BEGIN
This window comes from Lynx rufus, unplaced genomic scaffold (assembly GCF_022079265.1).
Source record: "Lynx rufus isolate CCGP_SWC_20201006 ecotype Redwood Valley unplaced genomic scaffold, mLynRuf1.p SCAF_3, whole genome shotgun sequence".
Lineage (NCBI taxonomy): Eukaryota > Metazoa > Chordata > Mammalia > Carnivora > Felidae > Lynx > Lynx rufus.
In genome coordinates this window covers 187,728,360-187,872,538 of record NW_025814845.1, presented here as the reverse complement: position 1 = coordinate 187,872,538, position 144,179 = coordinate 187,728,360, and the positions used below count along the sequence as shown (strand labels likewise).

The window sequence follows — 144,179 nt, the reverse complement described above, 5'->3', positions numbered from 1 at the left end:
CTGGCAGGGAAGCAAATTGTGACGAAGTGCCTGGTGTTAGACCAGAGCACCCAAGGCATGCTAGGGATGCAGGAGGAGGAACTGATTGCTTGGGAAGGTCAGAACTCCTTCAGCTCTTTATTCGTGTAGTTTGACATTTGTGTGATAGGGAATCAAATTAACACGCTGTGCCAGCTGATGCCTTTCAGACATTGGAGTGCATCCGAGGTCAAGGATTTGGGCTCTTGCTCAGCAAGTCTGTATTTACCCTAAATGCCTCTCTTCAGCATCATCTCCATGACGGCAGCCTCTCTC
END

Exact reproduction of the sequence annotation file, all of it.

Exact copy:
This window comes from Lynx rufus, unplaced genomic scaffold (assembly GCF_022079265.1).
Source record: "Lynx rufus isolate CCGP_SWC_20201006 ecotype Redwood Valley unplaced genomic scaffold, mLynRuf1.p SCAF_3, whole genome shotgun sequence".
Lineage (NCBI taxonomy): Eukaryota > Metazoa > Chordata > Mammalia > Carnivora > Felidae > Lynx > Lynx rufus.
In genome coordinates this window covers 187,728,360-187,872,538 of record NW_025814845.1, presented here as the reverse complement: position 1 = coordinate 187,872,538, position 144,179 = coordinate 187,728,360, and the positions used below count along the sequence as shown (strand labels likewise).

The window sequence follows — 144,179 nt, the reverse complement described above, 5'->3', positions numbered from 1 at the left end:
CTGGCAGGGAAGCAAATTGTGACGAAGTGCCTGGTGTTAGACCAGAGCACCCAAGGCATGCTAGGGATGCAGGAGGAGGAACTGATTGCTTGGGAAGGTCAGAACTCCTTCAGCTCTTTATTCGTGTAGTTTGACATTTGTGTGATAGGGAATCAAATTAACACGCTGTGCCAGCTGATGCCTTTCAGACATTGGAGTGCATCCGAGGTCAAGGATTTGGGCTCTTGCTCAGCAAGTCTGTATTTACCCTAAATGCCTCTCTTCAGCATCATCTCCATGACGGCAGCCTCTCTC